But the desire to have objective data may go beyond rational need. Some in the organization may never believe in the result of a consensus panel because it is based on opinions and not objective data. If this is the case, we recommend a rapid and focused data collection on the problems identified by the consensus panel. Because the problems have been identified a priori, it is possible to collect and report data within a week. Rapid data collection is explained further in a later section. When you know what data you need to collect, you waste little effort in collecting data you do not plan to use. Thus, you get to document the extent of the problem much faster.
One way to reduce wasted time is to make sure that you are solving the right problem. The natural tendency of people in defining problems is to have a solution in mind or to blame a specific group of employees. Here is an example. One group defined their problem as reducing the number of times that their information system is down. This statement blames the Information System personnel for the problem. Instead, we suggest that you define problems in terms of customer's experiences. Thus, you may define the above problem as "Customers cannot complete their orders." The later statement of the problem allows many different solutions, one of which is to improve the information systems. By focusing on the customer's experience, one avoids two deadly sins in problem definition: blaming employees and embedding a solution inside the statement of the problem.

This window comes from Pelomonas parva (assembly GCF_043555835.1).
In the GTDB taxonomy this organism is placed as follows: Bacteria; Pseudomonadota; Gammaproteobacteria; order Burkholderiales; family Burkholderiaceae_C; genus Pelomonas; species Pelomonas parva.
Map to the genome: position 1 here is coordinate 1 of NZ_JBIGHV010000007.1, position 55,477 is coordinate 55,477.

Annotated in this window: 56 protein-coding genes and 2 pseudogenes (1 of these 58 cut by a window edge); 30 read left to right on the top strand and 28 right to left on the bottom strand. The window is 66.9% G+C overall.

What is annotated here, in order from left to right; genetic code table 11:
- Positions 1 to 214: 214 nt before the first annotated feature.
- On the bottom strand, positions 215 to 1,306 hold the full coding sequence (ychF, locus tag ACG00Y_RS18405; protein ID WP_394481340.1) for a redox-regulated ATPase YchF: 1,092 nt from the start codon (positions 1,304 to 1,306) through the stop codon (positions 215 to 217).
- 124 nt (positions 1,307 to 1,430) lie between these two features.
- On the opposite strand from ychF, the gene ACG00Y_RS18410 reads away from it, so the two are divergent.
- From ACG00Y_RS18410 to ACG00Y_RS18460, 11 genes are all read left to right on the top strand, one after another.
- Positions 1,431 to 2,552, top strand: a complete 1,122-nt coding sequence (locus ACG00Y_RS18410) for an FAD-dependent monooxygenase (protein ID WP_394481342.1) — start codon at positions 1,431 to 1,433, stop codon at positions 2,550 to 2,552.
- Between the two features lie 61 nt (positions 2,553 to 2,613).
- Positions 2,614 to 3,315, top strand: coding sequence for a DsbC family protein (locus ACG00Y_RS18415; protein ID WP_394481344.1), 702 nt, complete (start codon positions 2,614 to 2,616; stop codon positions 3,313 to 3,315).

It is our experience that many organizations do not post their storyboards publicly and discuss the problem definition, until a solution has been identified and implemented. This is a mistake. Post the definition of the problem as soon as the consensus panel arrives at it. This helps share information across the organization and creates an avenue for others to contribute insights about the extent of the problem. Thus, before the problem is solved, the team verifies that others consider it to be a real and important problem. It also creates a momentum for and a public commitment to address the problem.